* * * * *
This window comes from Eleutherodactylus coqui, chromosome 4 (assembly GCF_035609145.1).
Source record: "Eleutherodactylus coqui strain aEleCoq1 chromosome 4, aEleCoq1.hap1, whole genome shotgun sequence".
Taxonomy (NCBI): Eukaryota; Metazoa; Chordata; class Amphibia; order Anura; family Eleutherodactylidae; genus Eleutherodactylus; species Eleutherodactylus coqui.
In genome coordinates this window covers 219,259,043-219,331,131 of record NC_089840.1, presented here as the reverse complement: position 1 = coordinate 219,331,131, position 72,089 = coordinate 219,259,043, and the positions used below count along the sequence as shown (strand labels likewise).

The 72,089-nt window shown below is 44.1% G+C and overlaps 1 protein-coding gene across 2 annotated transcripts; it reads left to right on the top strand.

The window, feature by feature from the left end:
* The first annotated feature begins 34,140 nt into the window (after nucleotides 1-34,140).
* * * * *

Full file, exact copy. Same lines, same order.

This window comes from Eleutherodactylus coqui, chromosome 4 (assembly GCF_035609145.1).
Source record: "Eleutherodactylus coqui strain aEleCoq1 chromosome 4, aEleCoq1.hap1, whole genome shotgun sequence".
Taxonomy (NCBI): Eukaryota; Metazoa; Chordata; class Amphibia; order Anura; family Eleutherodactylidae; genus Eleutherodactylus; species Eleutherodactylus coqui.
In genome coordinates this window covers 219,259,043-219,331,131 of record NC_089840.1, presented here as the reverse complement: position 1 = coordinate 219,331,131, position 72,089 = coordinate 219,259,043, and the positions used below count along the sequence as shown (strand labels likewise).

The 72,089-nt window shown below is 44.1% G+C and overlaps 1 protein-coding gene across 2 annotated transcripts; it reads left to right on the top strand.

The window, feature by feature from the left end:
* The first annotated feature begins 34,140 nt into the window (after nucleotides 1-34,140).